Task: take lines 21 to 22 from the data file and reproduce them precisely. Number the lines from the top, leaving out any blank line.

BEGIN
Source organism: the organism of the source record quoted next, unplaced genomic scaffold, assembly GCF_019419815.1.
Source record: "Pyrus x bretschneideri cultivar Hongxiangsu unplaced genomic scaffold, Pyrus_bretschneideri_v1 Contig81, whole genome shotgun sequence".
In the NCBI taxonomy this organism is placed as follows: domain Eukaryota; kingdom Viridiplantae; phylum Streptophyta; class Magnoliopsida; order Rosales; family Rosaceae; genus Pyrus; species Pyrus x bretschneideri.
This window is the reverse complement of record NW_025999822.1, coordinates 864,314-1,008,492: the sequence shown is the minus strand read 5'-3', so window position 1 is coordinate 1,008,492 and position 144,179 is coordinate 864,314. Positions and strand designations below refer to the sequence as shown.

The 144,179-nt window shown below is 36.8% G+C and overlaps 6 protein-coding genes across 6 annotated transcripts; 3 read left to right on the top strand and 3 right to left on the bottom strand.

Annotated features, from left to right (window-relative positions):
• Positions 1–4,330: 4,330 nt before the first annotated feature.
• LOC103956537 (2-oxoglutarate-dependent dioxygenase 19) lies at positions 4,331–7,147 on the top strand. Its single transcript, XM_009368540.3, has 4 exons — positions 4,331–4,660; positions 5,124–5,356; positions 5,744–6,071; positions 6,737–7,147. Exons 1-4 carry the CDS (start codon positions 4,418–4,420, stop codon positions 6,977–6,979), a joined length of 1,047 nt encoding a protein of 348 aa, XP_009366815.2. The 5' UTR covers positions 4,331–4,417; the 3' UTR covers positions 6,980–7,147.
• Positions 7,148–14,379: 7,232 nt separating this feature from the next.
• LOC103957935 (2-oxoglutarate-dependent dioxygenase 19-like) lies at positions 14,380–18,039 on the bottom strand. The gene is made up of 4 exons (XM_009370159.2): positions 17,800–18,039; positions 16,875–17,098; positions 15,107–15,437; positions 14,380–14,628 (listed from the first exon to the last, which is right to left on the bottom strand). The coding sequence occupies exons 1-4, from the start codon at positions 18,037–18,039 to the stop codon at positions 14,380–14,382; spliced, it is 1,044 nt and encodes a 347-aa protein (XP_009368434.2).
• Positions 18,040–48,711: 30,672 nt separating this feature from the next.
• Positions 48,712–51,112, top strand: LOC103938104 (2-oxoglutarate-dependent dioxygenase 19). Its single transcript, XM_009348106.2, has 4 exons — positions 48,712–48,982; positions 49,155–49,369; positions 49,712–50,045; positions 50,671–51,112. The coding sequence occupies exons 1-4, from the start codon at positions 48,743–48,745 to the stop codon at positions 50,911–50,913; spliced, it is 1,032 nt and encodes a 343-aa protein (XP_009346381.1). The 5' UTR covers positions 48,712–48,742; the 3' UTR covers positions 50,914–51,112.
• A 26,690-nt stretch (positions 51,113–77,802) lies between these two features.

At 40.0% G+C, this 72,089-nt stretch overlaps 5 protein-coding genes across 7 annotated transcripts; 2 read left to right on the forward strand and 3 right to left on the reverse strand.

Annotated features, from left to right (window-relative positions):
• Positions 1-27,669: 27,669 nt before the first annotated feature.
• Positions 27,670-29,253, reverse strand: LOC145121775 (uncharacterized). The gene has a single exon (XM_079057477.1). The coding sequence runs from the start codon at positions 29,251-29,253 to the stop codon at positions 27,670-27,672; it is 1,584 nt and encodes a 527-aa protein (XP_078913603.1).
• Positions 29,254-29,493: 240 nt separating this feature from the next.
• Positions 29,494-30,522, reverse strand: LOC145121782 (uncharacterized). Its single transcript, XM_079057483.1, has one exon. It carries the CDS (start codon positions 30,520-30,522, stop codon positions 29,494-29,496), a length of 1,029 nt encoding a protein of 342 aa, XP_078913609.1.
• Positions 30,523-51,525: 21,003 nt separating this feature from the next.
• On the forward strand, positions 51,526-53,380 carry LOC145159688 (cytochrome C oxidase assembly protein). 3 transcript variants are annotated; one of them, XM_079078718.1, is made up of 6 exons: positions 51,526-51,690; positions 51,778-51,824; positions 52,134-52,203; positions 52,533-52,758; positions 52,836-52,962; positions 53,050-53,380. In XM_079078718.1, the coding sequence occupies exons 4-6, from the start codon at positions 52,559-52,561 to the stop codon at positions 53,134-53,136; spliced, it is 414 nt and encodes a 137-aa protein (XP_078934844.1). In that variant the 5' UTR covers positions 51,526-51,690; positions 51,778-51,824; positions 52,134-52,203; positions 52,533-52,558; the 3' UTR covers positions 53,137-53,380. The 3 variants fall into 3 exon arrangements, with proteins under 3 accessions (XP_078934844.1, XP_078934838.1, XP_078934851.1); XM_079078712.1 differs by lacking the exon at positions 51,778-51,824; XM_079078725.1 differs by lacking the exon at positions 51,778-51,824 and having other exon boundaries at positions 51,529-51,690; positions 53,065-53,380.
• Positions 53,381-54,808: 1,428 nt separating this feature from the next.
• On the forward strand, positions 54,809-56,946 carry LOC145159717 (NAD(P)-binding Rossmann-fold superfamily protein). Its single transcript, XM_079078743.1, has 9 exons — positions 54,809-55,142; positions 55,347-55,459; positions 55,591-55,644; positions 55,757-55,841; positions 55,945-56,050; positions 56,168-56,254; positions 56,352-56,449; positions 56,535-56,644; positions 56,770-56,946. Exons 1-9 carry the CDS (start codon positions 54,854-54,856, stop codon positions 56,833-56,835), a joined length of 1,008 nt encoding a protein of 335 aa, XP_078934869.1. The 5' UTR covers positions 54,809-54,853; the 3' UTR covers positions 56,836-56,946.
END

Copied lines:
• On the forward strand, positions 51,526-53,380 carry LOC145159688 (cytochrome C oxidase assembly protein). 3 transcript variants are annotated; one of them, XM_079078718.1, is made up of 6 exons: positions 51,526-51,690; positions 51,778-51,824; positions 52,134-52,203; positions 52,533-52,758; positions 52,836-52,962; positions 53,050-53,380. In XM_079078718.1, the coding sequence occupies exons 4-6, from the start codon at positions 52,559-52,561 to the stop codon at positions 53,134-53,136; spliced, it is 414 nt and encodes a 137-aa protein (XP_078934844.1). In that variant the 5' UTR covers positions 51,526-51,690; positions 51,778-51,824; positions 52,134-52,203; positions 52,533-52,558; the 3' UTR covers positions 53,137-53,380. The 3 variants fall into 3 exon arrangements, with proteins under 3 accessions (XP_078934844.1, XP_078934838.1, XP_078934851.1); XM_079078712.1 differs by lacking the exon at positions 51,778-51,824; XM_079078725.1 differs by lacking the exon at positions 51,778-51,824 and having other exon boundaries at positions 51,529-51,690; positions 53,065-53,380.
• Positions 53,381-54,808: 1,428 nt separating this feature from the next.